How true is The Crown on Netflix? A historian answers five questions on Season 2’s historical accuracy
From Queen Elizabeth’s secret meetings to Prince Philip punching a boy, The Crown Season 2 has the royal family doing things we might not have imagined. But how much of it really happened? Historian Robert Lacey reveals the truth
Queen Elizabeth is back for Season 2 of The Crown, but how close is she to the real queen?
Watching Netflix’s sumptuous drama, it’s hard not to pause and look up all the various episodes from the queen’s storied reign and wonder which scenes really happened and what was merely speculated by creator/writer Peter Morgan.
British historian Robert Lacey, author of The Crown: The Official Companion, Volume 1, says there is a “strong kernel of truth” in almost every episode, but that often the chronology differs and there is a great deal of “invention” when it comes to the dialogue and motivations. So how historically accurate is this season? We asked Lacey five questions.
The season suggests that both Princess Margaret (Vanessa Kirby) and Antony Armstrong-Jones (Matthew Goode) entered into marriage for reasons other than love. How much do we know about their relationship?
Lacey: There’s a very strong element of truth in that it was a marriage of convenience for both of them. For example, it did suit Tony to try and win back the respect and love of his mother … but maybe not to the degree that it’s shown. We know that there was a sort of pact between Margaret and [her first love, Peter] Townsend that they wouldn’t marry. In the first flush of the pain of being separated, they swore to each other that neither would marry without the other’s agreement and consent. That’s true.
The fifth episode is about Lord Altrincham’s criticisms of Elizabeth, and the monarchy’s presentation. Did he really change it so much?
Absolutely. The dramatic licence there is the idea he and the queen secretly met. There’s no evidence for that at all. But he did secretly meet with Martin Charteris … It was all over the newspapers that anyone [would] dare criticise the queen. Now, we take it for granted. For all the great love and affection in which the queen and Prince Philip are held, the newspapers feel free to speculate as much as they like and criticise their style.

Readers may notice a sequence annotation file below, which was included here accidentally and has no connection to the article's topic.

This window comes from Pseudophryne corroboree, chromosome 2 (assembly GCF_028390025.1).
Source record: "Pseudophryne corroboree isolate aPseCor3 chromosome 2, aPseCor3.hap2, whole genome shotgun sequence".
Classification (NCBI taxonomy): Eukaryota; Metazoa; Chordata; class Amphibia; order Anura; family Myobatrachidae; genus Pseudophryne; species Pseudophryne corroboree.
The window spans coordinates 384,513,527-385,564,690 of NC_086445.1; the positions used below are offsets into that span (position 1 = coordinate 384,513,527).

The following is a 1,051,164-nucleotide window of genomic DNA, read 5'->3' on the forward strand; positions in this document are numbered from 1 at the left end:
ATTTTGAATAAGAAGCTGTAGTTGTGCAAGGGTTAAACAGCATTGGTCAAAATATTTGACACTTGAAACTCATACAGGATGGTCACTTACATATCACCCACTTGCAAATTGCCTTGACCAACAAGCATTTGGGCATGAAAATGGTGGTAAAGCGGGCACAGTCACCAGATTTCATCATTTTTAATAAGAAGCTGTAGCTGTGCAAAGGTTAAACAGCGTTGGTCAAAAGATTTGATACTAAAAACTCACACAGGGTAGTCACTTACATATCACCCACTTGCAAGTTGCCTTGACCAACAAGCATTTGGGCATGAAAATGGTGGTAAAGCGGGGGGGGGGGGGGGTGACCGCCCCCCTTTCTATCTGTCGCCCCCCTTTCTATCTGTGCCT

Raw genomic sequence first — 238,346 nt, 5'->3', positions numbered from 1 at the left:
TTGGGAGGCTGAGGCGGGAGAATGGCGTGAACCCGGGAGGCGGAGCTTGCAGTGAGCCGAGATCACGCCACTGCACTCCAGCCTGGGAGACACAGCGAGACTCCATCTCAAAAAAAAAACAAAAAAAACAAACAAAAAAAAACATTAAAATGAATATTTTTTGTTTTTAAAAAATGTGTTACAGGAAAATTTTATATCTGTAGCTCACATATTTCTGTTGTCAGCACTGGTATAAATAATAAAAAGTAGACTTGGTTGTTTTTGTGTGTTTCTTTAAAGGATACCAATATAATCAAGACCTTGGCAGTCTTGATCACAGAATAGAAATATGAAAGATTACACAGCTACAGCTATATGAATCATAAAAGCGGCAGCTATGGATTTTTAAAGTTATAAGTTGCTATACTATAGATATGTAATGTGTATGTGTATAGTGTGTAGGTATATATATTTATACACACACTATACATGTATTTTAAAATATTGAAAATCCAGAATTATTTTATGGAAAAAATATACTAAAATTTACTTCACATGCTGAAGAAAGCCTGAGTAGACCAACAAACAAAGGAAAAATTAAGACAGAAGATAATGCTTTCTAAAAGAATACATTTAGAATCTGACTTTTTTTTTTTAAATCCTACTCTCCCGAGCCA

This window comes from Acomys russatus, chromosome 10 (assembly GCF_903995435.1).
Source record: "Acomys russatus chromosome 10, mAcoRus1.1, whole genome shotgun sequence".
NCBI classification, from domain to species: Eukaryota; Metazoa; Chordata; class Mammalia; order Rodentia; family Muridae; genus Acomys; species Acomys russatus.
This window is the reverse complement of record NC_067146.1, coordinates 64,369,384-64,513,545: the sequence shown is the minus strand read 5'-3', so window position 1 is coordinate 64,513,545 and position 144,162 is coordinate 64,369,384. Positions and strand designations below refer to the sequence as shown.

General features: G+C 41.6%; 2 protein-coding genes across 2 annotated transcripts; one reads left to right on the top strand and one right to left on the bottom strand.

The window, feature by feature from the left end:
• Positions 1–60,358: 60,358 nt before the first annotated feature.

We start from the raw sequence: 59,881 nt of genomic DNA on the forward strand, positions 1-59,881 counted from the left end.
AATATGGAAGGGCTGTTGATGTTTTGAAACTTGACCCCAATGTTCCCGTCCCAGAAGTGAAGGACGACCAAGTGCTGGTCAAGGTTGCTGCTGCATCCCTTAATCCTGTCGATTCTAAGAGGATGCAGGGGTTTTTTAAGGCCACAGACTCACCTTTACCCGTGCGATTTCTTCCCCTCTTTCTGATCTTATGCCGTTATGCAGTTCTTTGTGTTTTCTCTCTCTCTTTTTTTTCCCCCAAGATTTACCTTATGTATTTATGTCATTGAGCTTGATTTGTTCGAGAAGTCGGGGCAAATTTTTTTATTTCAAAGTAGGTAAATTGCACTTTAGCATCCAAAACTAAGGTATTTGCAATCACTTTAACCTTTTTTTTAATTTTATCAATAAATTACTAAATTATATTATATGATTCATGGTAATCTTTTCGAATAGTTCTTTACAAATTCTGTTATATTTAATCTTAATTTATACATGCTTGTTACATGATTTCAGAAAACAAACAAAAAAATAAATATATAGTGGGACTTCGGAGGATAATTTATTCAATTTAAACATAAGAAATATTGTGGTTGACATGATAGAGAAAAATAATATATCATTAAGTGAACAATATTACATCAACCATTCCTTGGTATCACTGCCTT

Did Jackie Kennedy really influence Elizabeth so profoundly?
In [the episode], the climax from the British point of view is when the queen decides to go to Ghana in West Africa and prove that she can be a better first lady than Jackie. Well, she did go to Ghana shortly after Jackie came to stay in England and she did put on a tour de force … There was no talk at the time that it was [because] Elizabeth wanted to do a better Jackie than Jackie could.
The ninth episode flashes back to Prince Philip’s childhood. It seems to have caused a bit of a stir in the UK?
The big issue that caused a lot of fuss [is], at the climax of the episode Philip punches a boy. He’s confined to barracks, he’s not allowed to travel that weekend, and as a result of that his sister, rather than travelling with him in Germany, she decides to go to the family wedding, and she’s killed along with her children. You see the scene in which Philip’s father tells him, “you’re responsible for killing my favourite daughter.” That never happened.
Did people really speculate, as mentioned in the show, that Philip was involved in the Profumo scandal?
The key man in the scandal was Stephen Ward … and when Ward committed suicide it was discovered in his possessions there was a sketch that Ward had done of Philip. And in 1961, Ward was commissioned by the Illustrated London News to do a series of royal portraits and he actually went around Buckingham Palace and sketched eight royal family members, including Philip. But that was sort of quite upfront … There is that basis of truth in it.